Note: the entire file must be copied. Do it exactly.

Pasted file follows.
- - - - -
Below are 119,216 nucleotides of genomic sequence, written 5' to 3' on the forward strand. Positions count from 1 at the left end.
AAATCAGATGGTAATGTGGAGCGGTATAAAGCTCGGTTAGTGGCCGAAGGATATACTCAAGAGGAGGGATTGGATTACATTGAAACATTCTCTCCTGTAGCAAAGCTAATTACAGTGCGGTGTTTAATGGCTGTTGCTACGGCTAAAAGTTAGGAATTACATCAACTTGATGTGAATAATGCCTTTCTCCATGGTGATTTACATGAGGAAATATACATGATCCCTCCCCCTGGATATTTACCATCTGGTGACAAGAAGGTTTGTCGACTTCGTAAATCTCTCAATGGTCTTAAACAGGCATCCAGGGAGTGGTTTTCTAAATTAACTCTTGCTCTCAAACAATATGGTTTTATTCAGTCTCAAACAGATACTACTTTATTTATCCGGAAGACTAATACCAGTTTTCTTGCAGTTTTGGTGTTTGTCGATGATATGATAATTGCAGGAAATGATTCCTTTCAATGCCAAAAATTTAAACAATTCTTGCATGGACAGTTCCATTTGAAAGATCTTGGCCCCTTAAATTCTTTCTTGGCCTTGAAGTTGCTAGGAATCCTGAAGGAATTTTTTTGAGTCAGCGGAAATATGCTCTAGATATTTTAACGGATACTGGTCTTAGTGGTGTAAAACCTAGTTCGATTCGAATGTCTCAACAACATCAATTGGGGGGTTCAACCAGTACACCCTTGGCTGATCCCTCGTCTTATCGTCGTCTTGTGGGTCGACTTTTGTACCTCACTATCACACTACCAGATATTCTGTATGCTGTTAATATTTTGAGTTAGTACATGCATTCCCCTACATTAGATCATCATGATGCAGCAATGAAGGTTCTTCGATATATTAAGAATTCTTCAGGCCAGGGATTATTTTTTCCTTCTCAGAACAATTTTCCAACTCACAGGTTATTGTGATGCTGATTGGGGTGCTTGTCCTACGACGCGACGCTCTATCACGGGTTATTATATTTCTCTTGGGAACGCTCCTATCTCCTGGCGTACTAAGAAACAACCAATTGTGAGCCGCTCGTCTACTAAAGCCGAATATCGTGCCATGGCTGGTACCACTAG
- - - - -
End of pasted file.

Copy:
Below are 119,216 nucleotides of genomic sequence, written 5' to 3' on the forward strand. Positions count from 1 at the left end.
AAATCAGATGGTAATGTGGAGCGGTATAAAGCTCGGTTAGTGGCCGAAGGATATACTCAAGAGGAGGGATTGGATTACATTGAAACATTCTCTCCTGTAGCAAAGCTAATTACAGTGCGGTGTTTAATGGCTGTTGCTACGGCTAAAAGTTAGGAATTACATCAACTTGATGTGAATAATGCCTTTCTCCATGGTGATTTACATGAGGAAATATACATGATCCCTCCCCCTGGATATTTACCATCTGGTGACAAGAAGGTTTGTCGACTTCGTAAATCTCTCAATGGTCTTAAACAGGCATCCAGGGAGTGGTTTTCTAAATTAACTCTTGCTCTCAAACAATATGGTTTTATTCAGTCTCAAACAGATACTACTTTATTTATCCGGAAGACTAATACCAGTTTTCTTGCAGTTTTGGTGTTTGTCGATGATATGATAATTGCAGGAAATGATTCCTTTCAATGCCAAAAATTTAAACAATTCTTGCATGGACAGTTCCATTTGAAAGATCTTGGCCCCTTAAATTCTTTCTTGGCCTTGAAGTTGCTAGGAATCCTGAAGGAATTTTTTTGAGTCAGCGGAAATATGCTCTAGATATTTTAACGGATACTGGTCTTAGTGGTGTAAAACCTAGTTCGATTCGAATGTCTCAACAACATCAATTGGGGGGTTCAACCAGTACACCCTTGGCTGATCCCTCGTCTTATCGTCGTCTTGTGGGTCGACTTTTGTACCTCACTATCACACTACCAGATATTCTGTATGCTGTTAATATTTTGAGTTAGTACATGCATTCCCCTACATTAGATCATCATGATGCAGCAATGAAGGTTCTTCGATATATTAAGAATTCTTCAGGCCAGGGATTATTTTTTCCTTCTCAGAACAATTTTCCAACTCACAGGTTATTGTGATGCTGATTGGGGTGCTTGTCCTACGACGCGACGCTCTATCACGGGTTATTATATTTCTCTTGGGAACGCTCCTATCTCCTGGCGTACTAAGAAACAACCAATTGTGAGCCGCTCGTCTACTAAAGCCGAATATCGTGCCATGGCTGGTACCACTAG